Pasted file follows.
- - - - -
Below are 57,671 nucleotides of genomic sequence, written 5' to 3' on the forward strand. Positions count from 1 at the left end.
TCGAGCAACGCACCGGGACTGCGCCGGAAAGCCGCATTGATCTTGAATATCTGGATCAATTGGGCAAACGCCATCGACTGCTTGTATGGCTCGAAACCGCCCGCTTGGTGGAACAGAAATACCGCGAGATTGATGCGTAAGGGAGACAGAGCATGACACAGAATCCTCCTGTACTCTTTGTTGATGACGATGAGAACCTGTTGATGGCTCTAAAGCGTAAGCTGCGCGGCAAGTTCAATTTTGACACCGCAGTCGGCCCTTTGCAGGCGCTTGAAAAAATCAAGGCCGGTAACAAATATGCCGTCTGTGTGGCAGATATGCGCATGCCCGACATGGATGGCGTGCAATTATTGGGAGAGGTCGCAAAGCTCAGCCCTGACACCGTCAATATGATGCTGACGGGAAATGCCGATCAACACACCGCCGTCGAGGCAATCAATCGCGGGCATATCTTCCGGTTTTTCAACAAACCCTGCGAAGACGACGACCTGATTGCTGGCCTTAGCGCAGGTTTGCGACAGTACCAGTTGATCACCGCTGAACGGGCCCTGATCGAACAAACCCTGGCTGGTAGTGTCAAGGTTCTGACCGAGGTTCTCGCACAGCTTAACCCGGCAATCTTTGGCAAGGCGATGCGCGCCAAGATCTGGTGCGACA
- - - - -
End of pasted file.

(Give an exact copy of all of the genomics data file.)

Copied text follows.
Below are 57,671 nucleotides of genomic sequence, written 5' to 3' on the forward strand. Positions count from 1 at the left end.
TCGAGCAACGCACCGGGACTGCGCCGGAAAGCCGCATTGATCTTGAATATCTGGATCAATTGGGCAAACGCCATCGACTGCTTGTATGGCTCGAAACCGCCCGCTTGGTGGAACAGAAATACCGCGAGATTGATGCGTAAGGGAGACAGAGCATGACACAGAATCCTCCTGTACTCTTTGTTGATGACGATGAGAACCTGTTGATGGCTCTAAAGCGTAAGCTGCGCGGCAAGTTCAATTTTGACACCGCAGTCGGCCCTTTGCAGGCGCTTGAAAAAATCAAGGCCGGTAACAAATATGCCGTCTGTGTGGCAGATATGCGCATGCCCGACATGGATGGCGTGCAATTATTGGGAGAGGTCGCAAAGCTCAGCCCTGACACCGTCAATATGATGCTGACGGGAAATGCCGATCAACACACCGCCGTCGAGGCAATCAATCGCGGGCATATCTTCCGGTTTTTCAACAAACCCTGCGAAGACGACGACCTGATTGCTGGCCTTAGCGCAGGTTTGCGACAGTACCAGTTGATCACCGCTGAACGGGCCCTGATCGAACAAACCCTGGCTGGTAGTGTCAAGGTTCTGACCGAGGTTCTCGCACAGCTTAACCCGGCAATCTTTGGCAAGGCGATGCGCGCCAAGATCTGGTGCGACA